AT&T PARK — As Madison Bumgarner coasted into second base, he pumped his fist emphatically and let out a roar. As the crowd continued cheering — with their rally towels waving like one big orange sea — Bumgarner pumped his fists again and dropped an expletive.
The ace’s two-base hit plated a pair of runs in the San Francisco Giants’ seven-run sixth.
After the 9-3 win over the Los Angeles Dodgers, manager Bruce Bochy explained that Bumgarner only got to bat because pinch-hitter Conor Gillaspie had just delivered a two-run double.
“I’ve got to hit [for him otherwise], I’ve got to score,” Bochy said. “If Conor doesn’t come through there, we had somebody up [in the bullpen] and a pinch-hitter ready.”
On a night when both their wild-card rivals had already won, the beating of the Dodgers kept the Giants one game behind the New York Mets and one game ahead of the St. Louis Cardinals. It also resulted in Bumgarner’s 100th career win.
“It’s a number,” Bochy said. “He’s going to get a lot more wins. This guy’s special. We’ve seen what he’s done for us. he ‘s just as a good of a competitor as I’ve ever seen.”
Bumgarner down-played the accomplishment.
“There’s a lot more at stake right now,” Bumgarner said. “So, that’s kind in the back of my mind. It was definitely special though to get to do. I’m very, very thankful and blessed for that.”
Brandon Belt punctuated the sixth-inning rally, which had begun with a leadoff walk to Angel Pagan, by putting a three-run homer onto the netting hanging above the kale garden beyond the center field wall.
Brandon McCarthy, who relieved Rich Hill to begin the sixth, endured a nightmare outing. The right-hander faced six batters and didn’t retire any of them — serving up five hits and a walk.
Half an inning before the Dodgers’ implosion, Bumgarner and the Giants found themselves in a far less favorable spot.
After retiring the first two batters in the top of the fifth, Bumgarner gave up three consecutive singles — the last of which came off the bat of Kiké Hernandez — as the Dodgers grabbed a 3-2 advantage.
With the run-scoring single, Hernandez owns a .500 average (12-for-24) against the left-hander, which is tied for the best mark for any opponent with at least 15 plate appearances.
The only other damage against Bumgarner came during his shaky first inning.
Bumgarner gave up an RBI double to Puig that was even louder than the boos that rained down on the right fielder. The ball left his bat at a speed of 111 mph, according to MLB StatCast.
The second came courtesy of a perfectly placed bloop off the bat of Carlos Ruiz that landed just beyond the reach of Brandon Crawford as the shortstop made a diving attempt in shallow center field.
“Nothing really changed except for a little bit of luck,” Bumgarner said of his early struggles. “You’re going out there going after weak contact and early outs and we got a lot of that. They just happened to fall in early on.”
The Giants also scored twice in the first — an impressive feat considering that Hill had allowed just five runs in as many starts as a Dodger entering the night.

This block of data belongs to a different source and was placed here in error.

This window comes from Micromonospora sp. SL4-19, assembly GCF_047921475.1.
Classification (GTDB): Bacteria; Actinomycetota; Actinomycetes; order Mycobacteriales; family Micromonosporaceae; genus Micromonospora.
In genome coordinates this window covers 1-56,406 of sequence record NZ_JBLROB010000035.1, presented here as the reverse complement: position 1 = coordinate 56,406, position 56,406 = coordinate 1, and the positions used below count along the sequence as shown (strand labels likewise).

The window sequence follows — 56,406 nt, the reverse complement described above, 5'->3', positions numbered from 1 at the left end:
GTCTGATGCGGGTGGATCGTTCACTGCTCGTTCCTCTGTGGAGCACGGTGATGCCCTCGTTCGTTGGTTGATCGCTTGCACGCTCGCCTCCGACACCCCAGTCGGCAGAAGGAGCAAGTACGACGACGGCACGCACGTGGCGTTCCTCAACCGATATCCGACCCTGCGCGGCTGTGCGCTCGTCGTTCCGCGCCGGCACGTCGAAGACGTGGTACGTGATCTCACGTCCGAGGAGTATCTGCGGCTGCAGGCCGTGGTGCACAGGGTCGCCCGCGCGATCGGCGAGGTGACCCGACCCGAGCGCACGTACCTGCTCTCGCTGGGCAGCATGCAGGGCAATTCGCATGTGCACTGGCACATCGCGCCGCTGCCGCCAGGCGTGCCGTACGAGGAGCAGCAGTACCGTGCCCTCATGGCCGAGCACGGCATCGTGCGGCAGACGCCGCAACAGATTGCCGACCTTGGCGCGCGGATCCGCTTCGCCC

The Giants avoided a potential injury scare in the eighth when an 83 mph changeup from J.P. Howell hit Belt in his right hand. Manager Bruce Bochy and trainer Dave Groeschner hurried out from the dugout to check on him, but Belt ended up staying in the game.
“He’s fine. He was a little nervous at first,” Bochy said. “That was the same spot where he broke his hand [in the past], so initially I was going to take him out but he said it came back and felt fine.
The bean ball had been preceded by a couple of high-and-tight pitches by both sides. Buster Posey fell to the ground in the sixth inning after Josh Ravin buzzed him with a 96 mph fastball. Bochy wouldn’t say if he thought the umpires should have issued a warning at that point.
“I don’t want to get into that. Belt got hit and there’s concern there. He broke his hand a couple of years ago against them,” Bochy said. “You hate to see it, but you know what, it’s a case where anything happens between these two clubs, it’s going to raise eyebrows.”
In the top of the eighth, Derek Law went up and in on Puig before punching him out.
— An entertaining scene ensued in the top of the fourth inning when a pair of fans — wearing Dodger blue and carrying what appeared to be paper flowers — ran on the field.
When one of the intruders got too close to Posey, the catcher gave him a shove, knocking him to the ground.
“I think he probably should have been charged for a flop,” Posey joked. “I didn’t push him that hard.”
Bumgarner, who Bochy cracked had “bowed up” also offered his opinion.
“Well, I don’t think it took much for that particular guy, but that was pretty fun to watch,” Bumgarner said.
The fan eventually made his way to left field, where Pagan slammed him to the grass after feigning interest in the flower.
“I think Angel just felt like he had to stop things at that point because there was nobody close to him,” Bochy said. “So he was helping out security.”
Pagan insisted he meant no ill will.
“I just wanted to tackle him,” Pagan said. “I mean, I don’t want to harm him or anything. I just want to make sure that I help the security people and, as well, protect my teammates.”
— Bochy said Ty Blach will get the start for Saturday’s game, opposite Clayton Kershaw. The manager also expects to have all hands on deck out of the pen.
“I don’t know who’s not available. I guess that’s the best way I can answer it,” Bochy explained. “They’re all ready. They’re all set to go.”